Inyo’s water debt to Los Angeles?

The Department of Water and Power water policy in the Owens Valley mostly resembles the accounting methods of


The big, blue pipeline leads from Lone Pine’s town wells in the background up to the LA aqueduct.

Scrooge. So, more than a few were offended to hear that LADWP wants 577 acre feet of Inyo groundwater to “pay back” what DWP gave to Diaz Lake Park over the past six years. Lone Pine residents were particularly upset since the water would come from their town wells.

At Monday night’s Inyo Water Commission meeting, Mark Bagley of the Sierra Club pointed out that ten years ago, LADWP had agreed to supply 1600 acre feet of water per year for additional mitigation. 250 acre feet of that was supposed to go to Diaz Lake. LA dawdled around and only now will come across with the water next season. Bagley said technically LA owes Inyo those ten years of water.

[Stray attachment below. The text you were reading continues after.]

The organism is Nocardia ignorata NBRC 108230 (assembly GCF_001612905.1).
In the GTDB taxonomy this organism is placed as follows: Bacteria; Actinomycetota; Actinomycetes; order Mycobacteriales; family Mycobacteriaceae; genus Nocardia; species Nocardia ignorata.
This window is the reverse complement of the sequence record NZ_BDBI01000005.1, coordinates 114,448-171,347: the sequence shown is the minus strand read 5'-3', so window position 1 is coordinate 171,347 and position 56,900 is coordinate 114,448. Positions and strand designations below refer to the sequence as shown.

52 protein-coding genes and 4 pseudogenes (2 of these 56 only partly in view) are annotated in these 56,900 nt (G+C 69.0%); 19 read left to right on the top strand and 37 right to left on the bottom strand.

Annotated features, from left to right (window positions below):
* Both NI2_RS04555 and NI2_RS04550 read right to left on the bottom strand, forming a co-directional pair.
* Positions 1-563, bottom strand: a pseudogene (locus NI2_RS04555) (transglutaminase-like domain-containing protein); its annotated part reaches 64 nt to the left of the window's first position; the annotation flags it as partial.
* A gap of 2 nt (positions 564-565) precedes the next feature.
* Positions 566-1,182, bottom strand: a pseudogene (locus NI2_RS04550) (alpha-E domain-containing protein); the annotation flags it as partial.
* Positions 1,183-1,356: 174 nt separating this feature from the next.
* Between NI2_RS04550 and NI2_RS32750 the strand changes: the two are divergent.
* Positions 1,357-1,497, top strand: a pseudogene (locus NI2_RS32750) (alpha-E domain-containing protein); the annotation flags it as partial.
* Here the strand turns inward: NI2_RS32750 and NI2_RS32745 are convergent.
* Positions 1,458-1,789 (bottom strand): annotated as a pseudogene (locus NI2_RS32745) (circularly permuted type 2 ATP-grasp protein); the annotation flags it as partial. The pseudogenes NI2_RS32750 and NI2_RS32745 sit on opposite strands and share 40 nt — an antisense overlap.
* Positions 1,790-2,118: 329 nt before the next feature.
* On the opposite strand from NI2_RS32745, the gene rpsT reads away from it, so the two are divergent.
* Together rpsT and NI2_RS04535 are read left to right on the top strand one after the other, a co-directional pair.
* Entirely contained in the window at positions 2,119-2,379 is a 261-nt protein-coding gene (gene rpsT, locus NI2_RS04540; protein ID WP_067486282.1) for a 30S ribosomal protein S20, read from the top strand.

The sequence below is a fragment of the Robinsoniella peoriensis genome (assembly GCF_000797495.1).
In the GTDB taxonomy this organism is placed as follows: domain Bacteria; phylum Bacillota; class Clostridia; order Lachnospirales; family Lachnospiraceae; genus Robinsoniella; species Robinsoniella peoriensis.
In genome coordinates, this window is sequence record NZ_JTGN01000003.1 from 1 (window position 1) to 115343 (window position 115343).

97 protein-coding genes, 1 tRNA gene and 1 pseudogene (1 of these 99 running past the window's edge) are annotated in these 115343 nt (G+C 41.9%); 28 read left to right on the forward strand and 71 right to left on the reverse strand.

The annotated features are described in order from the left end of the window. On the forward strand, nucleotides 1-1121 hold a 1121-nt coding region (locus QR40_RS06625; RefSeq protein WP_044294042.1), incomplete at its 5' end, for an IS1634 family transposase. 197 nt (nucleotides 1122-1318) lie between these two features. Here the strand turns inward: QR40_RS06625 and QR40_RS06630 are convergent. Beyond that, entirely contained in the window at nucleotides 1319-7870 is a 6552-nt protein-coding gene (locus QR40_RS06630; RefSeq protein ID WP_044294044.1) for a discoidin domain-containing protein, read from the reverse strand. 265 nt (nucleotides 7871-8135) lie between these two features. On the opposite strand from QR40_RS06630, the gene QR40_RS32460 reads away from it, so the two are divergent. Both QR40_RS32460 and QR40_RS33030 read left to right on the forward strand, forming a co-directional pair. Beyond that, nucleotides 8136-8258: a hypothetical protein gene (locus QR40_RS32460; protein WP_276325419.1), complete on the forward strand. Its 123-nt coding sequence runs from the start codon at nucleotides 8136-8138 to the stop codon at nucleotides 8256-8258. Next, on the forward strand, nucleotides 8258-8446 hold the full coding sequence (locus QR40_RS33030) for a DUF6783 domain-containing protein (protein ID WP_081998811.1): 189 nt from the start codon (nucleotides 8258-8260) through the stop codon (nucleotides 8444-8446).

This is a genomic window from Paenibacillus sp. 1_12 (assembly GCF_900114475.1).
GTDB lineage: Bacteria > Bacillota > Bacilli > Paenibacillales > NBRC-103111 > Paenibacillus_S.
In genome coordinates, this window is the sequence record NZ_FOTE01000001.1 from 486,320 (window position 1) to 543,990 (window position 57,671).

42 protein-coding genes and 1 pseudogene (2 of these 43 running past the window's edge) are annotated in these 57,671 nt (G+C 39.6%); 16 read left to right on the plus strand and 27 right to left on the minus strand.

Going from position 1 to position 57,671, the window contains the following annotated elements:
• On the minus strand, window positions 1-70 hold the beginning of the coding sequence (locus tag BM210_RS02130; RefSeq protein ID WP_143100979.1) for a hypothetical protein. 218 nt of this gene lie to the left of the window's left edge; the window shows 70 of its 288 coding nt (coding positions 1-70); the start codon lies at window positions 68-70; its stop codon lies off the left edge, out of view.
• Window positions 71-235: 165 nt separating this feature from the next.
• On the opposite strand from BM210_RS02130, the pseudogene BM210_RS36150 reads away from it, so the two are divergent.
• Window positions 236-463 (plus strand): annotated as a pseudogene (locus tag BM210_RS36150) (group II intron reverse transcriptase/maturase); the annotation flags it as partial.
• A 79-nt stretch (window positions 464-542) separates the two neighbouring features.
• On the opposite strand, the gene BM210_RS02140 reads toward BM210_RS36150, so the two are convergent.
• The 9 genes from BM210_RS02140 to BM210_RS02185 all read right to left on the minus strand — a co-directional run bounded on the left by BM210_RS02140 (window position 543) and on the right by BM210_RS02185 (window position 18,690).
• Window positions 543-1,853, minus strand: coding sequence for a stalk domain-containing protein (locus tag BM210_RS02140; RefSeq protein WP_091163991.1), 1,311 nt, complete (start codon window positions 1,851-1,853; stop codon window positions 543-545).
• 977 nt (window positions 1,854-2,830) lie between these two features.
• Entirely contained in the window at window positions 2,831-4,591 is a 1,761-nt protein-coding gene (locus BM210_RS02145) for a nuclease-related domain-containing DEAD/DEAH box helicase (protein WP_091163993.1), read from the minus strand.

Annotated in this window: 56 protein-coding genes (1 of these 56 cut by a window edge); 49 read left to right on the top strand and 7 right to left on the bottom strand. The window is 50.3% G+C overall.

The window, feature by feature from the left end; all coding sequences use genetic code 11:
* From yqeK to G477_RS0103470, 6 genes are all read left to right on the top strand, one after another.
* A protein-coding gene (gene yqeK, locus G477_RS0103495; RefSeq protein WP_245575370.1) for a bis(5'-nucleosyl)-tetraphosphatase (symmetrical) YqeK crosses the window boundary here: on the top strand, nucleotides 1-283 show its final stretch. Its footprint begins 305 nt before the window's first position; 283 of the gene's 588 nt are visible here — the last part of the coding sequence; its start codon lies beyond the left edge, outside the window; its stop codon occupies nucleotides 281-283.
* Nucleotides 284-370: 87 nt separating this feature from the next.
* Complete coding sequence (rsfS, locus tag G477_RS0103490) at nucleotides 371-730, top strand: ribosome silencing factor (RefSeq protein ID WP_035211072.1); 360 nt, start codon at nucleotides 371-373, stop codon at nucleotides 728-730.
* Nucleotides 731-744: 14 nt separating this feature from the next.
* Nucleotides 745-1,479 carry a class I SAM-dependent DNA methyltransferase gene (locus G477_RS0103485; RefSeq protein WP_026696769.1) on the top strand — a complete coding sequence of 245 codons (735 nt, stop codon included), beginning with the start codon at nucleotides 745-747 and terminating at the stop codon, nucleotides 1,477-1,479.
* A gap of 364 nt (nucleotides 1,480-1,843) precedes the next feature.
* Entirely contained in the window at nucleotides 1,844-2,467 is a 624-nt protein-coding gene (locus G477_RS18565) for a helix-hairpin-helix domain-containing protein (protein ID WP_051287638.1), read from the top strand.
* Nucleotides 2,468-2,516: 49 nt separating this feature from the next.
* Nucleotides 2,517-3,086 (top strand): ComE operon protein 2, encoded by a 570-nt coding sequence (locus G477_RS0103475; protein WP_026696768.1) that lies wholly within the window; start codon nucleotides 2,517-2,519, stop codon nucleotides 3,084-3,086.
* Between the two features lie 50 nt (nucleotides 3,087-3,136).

Inyo County agreed to pay back the 577 acre feet of Diaz Lake water by pumping Lone Pine’s town wells. When citizens saw the several hundred yard temporary blue pipeline lead from their town wells to the aqueduct, they protested. One man pointed to the Inyo-LA Water Agreement which says at a certain point, “groundwater shall no longer be exported via the Los Angeles aqueduct from the wells supplying the lone Pine Water System.” Citizens cried violation of the agreement. Inyo disagreed.

Inyo Water Director Bob Harrington said Inyo decided to take care of the Diaz Lake “water debt” from the Lone Pine town wells which the county technically controls. Lone Pine residents point to the fact that DWP pumps have drawn down their water tables by 40 feet over the years.

DWP manager Gene Coufal had sent Inyo County a letter in January to lay out every jot and tittle of acre feet of water given to Diaz Lake. DWP wanted Inyo to clear up its water debt “as soon as reasonably possible.”

Unlike DWP, Inyo jumped right to it.

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